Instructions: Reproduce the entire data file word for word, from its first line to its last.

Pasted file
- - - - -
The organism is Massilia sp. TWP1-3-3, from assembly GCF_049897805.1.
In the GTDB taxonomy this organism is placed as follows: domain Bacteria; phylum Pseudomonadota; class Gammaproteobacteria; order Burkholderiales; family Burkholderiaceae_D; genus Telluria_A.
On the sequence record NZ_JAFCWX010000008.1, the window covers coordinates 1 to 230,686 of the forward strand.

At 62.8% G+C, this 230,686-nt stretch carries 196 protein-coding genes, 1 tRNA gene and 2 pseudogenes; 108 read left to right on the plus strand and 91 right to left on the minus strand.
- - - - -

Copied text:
The organism is Massilia sp. TWP1-3-3, from assembly GCF_049897805.1.
In the GTDB taxonomy this organism is placed as follows: domain Bacteria; phylum Pseudomonadota; class Gammaproteobacteria; order Burkholderiales; family Burkholderiaceae_D; genus Telluria_A.
On the sequence record NZ_JAFCWX010000008.1, the window covers coordinates 1 to 230,686 of the forward strand.

At 62.8% G+C, this 230,686-nt stretch carries 196 protein-coding genes, 1 tRNA gene and 2 pseudogenes; 108 read left to right on the plus strand and 91 right to left on the minus strand.